Posts Tagged ‘Poland’

Emissions benchmarks face opposition in Europe’s Parliament

The benchmarks which will be used to determine free allocations of carbon credits from 2013 onwards have been a cause of much debate in the steel industry. An attempt is underway to challenge the benchmarks at the European Parliament. However, the benchmarks may have sufficient support to thwart the efforts of energy-intensive industries.

SBB 15 February The steel sector is one of three mentioned in a draft resolution which questions the legality of the European Commission’s proposed greenhouse gas emission benchmarks, Steel Business briefing understands. The draft, which has been submitted to the environment committee, could force the commission to make a new set of proposals.

The use of blast furnace waste gases is one of the issues raised by the resolution; the motion argues that the commission should provide free carbon credits for 100% of the emissions saved by this process. The proposed benchmarks, as they stand, would only compensate for some of these emissions. Other issues in the lime and dolomite, and refining, petrochemical and fertiliser sectors are also being argued.

Six members of the European Parliament have signed their names to the draft. Five were from the environment committee: Philippe Juvin of France, Pilar Ayuso of Spain, Jolanta Emilia Hibner of Poland, Radvilé Morkunaite-Mikuleniene of Lithuania, Theodoros Skylakakis of Greece and Boguslaw Sonik of Poland. In addition, Konrad Szymansky of Poland, from the Industry, Research and Energy committee also added his name.

The draft will be voted on by the environment committee in mid-March and, if approved, by the European Parliament in April.

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Poland’s steelmakers may face CO2 allowance deficit

SBB 22 April Poland’s steelmakers may be forced to buy extra carbon dioxide emissions allowances if the economic recovery continues and results in steelmakers increasing output, Poland’s Institute for Ferrous Metallurgy (IMZ) tells Steel Business Briefing.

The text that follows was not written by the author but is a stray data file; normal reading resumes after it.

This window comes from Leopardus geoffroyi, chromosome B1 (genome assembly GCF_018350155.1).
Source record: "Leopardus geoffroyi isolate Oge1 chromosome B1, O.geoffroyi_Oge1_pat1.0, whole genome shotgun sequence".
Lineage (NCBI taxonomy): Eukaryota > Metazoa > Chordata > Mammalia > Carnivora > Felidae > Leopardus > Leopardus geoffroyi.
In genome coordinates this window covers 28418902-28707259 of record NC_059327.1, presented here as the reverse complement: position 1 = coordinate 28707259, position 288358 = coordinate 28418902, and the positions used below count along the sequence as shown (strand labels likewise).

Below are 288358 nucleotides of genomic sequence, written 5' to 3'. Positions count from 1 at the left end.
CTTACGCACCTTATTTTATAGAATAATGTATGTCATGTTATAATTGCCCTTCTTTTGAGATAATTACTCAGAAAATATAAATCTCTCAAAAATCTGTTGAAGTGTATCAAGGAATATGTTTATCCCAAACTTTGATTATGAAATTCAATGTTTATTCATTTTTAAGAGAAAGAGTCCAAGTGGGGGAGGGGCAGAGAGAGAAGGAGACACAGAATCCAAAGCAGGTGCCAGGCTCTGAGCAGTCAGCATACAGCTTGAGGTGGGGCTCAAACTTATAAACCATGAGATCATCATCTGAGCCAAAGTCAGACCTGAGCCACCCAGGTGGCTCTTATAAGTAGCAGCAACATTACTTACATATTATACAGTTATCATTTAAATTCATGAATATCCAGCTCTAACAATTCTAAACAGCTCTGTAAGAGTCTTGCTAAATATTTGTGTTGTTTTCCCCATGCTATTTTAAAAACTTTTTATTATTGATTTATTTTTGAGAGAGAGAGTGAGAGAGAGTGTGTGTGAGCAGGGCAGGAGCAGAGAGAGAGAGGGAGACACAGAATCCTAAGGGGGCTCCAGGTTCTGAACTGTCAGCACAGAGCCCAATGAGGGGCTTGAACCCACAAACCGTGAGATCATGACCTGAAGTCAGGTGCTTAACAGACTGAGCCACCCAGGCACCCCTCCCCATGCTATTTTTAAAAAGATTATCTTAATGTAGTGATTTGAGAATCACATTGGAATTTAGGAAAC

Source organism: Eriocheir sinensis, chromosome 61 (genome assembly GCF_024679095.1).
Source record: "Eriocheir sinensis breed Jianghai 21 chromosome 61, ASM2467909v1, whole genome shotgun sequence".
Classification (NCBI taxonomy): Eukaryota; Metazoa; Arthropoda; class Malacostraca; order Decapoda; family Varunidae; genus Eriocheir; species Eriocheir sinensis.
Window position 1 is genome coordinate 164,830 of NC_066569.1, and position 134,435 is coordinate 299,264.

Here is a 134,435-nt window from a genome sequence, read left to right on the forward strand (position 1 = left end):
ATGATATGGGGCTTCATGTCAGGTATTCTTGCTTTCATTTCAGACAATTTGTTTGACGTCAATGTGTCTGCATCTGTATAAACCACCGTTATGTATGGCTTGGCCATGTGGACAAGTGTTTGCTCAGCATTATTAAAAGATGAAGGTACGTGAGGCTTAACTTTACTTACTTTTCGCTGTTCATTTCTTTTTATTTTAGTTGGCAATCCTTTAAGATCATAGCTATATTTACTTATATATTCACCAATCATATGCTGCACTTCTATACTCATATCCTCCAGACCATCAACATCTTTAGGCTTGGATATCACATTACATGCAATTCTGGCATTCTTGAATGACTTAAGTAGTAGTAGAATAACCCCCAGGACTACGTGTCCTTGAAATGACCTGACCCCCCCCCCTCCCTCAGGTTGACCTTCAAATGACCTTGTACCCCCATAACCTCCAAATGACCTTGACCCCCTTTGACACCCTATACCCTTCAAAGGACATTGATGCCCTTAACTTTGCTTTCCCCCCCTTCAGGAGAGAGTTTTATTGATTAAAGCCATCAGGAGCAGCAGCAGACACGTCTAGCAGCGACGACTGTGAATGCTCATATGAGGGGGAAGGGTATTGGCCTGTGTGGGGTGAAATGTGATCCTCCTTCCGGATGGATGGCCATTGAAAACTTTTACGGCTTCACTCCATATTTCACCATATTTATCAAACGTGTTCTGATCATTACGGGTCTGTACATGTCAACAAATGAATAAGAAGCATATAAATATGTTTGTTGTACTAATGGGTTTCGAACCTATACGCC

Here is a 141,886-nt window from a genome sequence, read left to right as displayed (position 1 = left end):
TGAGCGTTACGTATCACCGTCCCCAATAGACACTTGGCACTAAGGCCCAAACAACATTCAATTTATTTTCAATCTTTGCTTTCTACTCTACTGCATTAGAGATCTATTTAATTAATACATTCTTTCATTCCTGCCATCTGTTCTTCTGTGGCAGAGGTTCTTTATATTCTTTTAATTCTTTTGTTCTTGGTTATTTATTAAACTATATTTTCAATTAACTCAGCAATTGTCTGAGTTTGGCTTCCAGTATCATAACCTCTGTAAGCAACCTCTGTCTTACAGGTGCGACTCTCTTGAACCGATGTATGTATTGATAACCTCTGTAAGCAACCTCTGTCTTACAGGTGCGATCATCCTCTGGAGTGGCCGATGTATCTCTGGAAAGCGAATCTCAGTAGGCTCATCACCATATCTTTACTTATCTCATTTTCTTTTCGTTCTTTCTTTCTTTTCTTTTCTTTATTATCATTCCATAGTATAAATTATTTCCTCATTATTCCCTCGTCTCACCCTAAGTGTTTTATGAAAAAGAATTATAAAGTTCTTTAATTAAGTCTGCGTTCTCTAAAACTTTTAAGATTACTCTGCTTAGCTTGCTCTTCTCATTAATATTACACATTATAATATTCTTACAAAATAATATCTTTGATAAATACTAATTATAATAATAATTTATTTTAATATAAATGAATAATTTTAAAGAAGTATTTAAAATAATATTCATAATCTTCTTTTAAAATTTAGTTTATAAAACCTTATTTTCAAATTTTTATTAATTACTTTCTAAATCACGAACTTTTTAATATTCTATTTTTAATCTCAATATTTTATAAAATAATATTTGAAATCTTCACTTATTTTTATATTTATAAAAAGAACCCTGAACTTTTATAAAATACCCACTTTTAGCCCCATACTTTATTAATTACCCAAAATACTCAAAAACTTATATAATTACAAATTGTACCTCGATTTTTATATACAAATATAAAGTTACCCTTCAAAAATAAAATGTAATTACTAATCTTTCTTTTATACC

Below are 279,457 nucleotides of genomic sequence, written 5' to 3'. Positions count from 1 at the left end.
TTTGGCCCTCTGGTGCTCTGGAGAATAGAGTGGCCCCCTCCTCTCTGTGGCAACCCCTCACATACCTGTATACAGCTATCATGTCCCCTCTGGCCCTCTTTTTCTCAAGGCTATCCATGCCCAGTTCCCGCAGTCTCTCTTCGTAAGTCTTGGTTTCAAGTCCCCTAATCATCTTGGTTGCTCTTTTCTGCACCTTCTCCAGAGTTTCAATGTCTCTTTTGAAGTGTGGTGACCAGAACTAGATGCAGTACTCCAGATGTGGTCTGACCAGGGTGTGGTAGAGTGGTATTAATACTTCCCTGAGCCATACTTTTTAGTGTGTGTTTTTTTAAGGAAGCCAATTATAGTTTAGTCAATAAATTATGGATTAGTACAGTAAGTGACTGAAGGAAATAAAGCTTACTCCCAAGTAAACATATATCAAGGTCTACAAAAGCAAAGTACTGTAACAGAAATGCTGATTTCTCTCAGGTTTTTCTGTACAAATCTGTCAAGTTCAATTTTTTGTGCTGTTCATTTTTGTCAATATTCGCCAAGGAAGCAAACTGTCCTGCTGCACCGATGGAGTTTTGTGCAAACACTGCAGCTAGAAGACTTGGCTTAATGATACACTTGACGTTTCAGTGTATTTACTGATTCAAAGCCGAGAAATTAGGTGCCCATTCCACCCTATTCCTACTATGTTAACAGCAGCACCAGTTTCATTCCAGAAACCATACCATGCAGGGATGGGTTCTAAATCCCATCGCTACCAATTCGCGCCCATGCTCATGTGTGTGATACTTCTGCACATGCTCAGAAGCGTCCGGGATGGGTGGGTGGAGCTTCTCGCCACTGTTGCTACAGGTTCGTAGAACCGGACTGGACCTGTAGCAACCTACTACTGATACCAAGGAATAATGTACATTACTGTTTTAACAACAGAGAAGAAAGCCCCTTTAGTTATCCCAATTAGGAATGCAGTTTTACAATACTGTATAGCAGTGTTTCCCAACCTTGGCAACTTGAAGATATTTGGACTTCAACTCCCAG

Earlier this week, the European Commission approved the new quota for Poland’s CO2 allowances for 2008-2012, setting it at 208.5m tonnes/year. Wojciech Szulc, manager of IMZ’s business and process consulting division, argues this could prove too little.

“The Polish government wanted the level of emissions allowances to be higher by a third,” says Szulc. “The Polish side reasoned that this would be the requirement for Polish firms, and at a lower level of emissions limits they would be forced to buy extra allowances…which would cause an increase in production costs,” he continues.

If the economic recovery strengthens, demand for emissions units is expected to intensify, meaning that allowances would increase in cost and could cause Polish steelmakers to become less competitive.

“If a drop in steel production occurs, then there will not be a larger problem, because the number of allocated limits would be enough,” says Szulc. “However, if the steel industry comes out of the crisis, we may find that steelmakers are forced to buy extra CO2 allowances in order to function normally,” he adds.

Another Polish steel industry source argues the picture is not so black and white. “If more electric arc furnace-based production occurs, then the structure of CO2 emissions will change,” he tells SBB. “Blast furnaces emit 5-6 times more than EAFs,” he adds.